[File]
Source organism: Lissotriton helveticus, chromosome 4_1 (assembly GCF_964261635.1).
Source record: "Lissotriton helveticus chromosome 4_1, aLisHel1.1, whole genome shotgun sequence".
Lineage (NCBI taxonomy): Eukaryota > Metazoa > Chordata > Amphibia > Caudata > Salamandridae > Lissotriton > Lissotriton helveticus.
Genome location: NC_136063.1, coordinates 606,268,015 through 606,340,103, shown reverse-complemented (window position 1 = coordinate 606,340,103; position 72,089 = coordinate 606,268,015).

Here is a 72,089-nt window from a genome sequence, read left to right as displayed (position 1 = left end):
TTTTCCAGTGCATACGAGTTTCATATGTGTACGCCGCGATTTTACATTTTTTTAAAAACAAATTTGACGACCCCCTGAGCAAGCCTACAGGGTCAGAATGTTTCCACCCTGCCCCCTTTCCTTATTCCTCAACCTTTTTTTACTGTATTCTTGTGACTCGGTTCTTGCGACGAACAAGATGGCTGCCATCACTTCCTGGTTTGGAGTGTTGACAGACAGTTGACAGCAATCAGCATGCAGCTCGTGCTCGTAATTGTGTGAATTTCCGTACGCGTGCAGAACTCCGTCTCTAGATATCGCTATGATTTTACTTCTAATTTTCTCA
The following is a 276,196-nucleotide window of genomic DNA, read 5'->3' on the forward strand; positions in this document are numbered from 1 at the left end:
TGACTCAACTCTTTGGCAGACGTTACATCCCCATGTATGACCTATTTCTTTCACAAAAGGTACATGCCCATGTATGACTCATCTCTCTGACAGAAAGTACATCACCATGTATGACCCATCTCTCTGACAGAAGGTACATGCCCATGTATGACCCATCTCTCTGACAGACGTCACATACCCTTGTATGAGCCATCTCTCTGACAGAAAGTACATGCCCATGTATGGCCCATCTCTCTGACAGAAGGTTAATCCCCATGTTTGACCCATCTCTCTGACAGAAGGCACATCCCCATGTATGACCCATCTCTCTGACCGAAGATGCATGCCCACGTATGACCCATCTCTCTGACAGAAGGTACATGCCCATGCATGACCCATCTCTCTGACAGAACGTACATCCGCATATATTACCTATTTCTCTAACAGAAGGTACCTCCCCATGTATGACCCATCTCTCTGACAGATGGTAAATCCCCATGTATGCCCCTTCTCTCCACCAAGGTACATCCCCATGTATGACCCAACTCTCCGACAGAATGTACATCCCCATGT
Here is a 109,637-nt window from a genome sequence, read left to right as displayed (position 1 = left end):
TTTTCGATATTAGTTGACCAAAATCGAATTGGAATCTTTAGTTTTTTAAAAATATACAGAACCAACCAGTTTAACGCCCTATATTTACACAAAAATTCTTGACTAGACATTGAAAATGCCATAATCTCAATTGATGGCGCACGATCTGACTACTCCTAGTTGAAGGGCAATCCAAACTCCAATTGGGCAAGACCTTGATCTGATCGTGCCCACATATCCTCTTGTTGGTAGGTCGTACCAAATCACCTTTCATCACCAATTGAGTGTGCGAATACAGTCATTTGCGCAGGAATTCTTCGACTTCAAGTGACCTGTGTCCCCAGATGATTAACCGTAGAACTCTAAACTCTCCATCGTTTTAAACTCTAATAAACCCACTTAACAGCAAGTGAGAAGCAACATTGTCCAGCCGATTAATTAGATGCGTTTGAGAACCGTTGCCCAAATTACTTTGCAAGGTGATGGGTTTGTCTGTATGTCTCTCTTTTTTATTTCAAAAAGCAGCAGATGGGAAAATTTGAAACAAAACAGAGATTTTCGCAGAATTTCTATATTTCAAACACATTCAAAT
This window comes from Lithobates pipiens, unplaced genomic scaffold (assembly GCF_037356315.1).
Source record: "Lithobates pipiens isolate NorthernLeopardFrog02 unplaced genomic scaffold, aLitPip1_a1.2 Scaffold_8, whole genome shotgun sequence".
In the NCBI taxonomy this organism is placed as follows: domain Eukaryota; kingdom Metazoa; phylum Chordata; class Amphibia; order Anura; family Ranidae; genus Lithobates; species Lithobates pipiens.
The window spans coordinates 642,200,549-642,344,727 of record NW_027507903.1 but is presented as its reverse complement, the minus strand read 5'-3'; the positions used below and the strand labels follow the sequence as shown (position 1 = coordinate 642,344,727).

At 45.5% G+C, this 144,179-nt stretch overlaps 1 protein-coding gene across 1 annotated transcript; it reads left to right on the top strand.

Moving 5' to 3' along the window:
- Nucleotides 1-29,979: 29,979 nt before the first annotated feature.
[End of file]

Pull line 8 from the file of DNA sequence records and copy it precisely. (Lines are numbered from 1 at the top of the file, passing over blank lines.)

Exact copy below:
TGACTCAACTCTTTGGCAGACGTTACATCCCCATGTATGACCTATTTCTTTCACAAAAGGTACATGCCCATGTATGACTCATCTCTCTGACAGAAAGTACATCACCATGTATGACCCATCTCTCTGACAGAAGGTACATGCCCATGTATGACCCATCTCTCTGACAGACGTCACATACCCTTGTATGAGCCATCTCTCTGACAGAAAGTACATGCCCATGTATGGCCCATCTCTCTGACAGAAGGTTAATCCCCATGTTTGACCCATCTCTCTGACAGAAGGCACATCCCCATGTATGACCCATCTCTCTGACCGAAGATGCATGCCCACGTATGACCCATCTCTCTGACAGAAGGTACATGCCCATGCATGACCCATCTCTCTGACAGAACGTACATCCGCATATATTACCTATTTCTCTAACAGAAGGTACCTCCCCATGTATGACCCATCTCTCTGACAGATGGTAAATCCCCATGTATGCCCCTTCTCTCCACCAAGGTACATCCCCATGTATGACCCAACTCTCCGACAGAATGTACATCCCCATGT